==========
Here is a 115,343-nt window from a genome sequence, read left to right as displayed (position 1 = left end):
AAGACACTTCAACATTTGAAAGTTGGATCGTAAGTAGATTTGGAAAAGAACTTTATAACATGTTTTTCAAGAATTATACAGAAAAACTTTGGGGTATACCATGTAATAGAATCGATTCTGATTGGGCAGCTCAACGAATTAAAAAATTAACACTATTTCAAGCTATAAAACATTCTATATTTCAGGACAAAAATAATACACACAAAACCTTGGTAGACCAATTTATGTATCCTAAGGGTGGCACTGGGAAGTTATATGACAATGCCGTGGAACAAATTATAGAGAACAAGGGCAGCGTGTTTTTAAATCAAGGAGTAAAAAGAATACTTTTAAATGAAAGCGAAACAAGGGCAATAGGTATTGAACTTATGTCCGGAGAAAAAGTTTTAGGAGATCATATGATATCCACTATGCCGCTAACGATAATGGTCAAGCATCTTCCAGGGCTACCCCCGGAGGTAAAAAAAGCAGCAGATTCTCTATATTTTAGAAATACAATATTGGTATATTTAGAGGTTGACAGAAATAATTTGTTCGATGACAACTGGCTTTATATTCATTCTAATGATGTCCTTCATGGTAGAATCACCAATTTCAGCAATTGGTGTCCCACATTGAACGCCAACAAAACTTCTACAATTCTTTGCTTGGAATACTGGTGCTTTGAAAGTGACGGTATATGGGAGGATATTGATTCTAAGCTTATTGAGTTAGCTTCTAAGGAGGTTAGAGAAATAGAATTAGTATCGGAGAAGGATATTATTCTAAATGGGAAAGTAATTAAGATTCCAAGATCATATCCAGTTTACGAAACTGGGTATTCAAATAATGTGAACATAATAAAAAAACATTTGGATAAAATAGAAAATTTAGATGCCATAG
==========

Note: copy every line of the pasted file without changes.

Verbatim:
Here is a 115,343-nt window from a genome sequence, read left to right as displayed (position 1 = left end):
AAGACACTTCAACATTTGAAAGTTGGATCGTAAGTAGATTTGGAAAAGAACTTTATAACATGTTTTTCAAGAATTATACAGAAAAACTTTGGGGTATACCATGTAATAGAATCGATTCTGATTGGGCAGCTCAACGAATTAAAAAATTAACACTATTTCAAGCTATAAAACATTCTATATTTCAGGACAAAAATAATACACACAAAACCTTGGTAGACCAATTTATGTATCCTAAGGGTGGCACTGGGAAGTTATATGACAATGCCGTGGAACAAATTATAGAGAACAAGGGCAGCGTGTTTTTAAATCAAGGAGTAAAAAGAATACTTTTAAATGAAAGCGAAACAAGGGCAATAGGTATTGAACTTATGTCCGGAGAAAAAGTTTTAGGAGATCATATGATATCCACTATGCCGCTAACGATAATGGTCAAGCATCTTCCAGGGCTACCCCCGGAGGTAAAAAAAGCAGCAGATTCTCTATATTTTAGAAATACAATATTGGTATATTTAGAGGTTGACAGAAATAATTTGTTCGATGACAACTGGCTTTATATTCATTCTAATGATGTCCTTCATGGTAGAATCACCAATTTCAGCAATTGGTGTCCCACATTGAACGCCAACAAAACTTCTACAATTCTTTGCTTGGAATACTGGTGCTTTGAAAGTGACGGTATATGGGAGGATATTGATTCTAAGCTTATTGAGTTAGCTTCTAAGGAGGTTAGAGAAATAGAATTAGTATCGGAGAAGGATATTATTCTAAATGGGAAAGTAATTAAGATTCCAAGATCATATCCAGTTTACGAAACTGGGTATTCAAATAATGTGAACATAATAAAAAAACATTTGGATAAAATAGAAAATTTAGATGCCATAG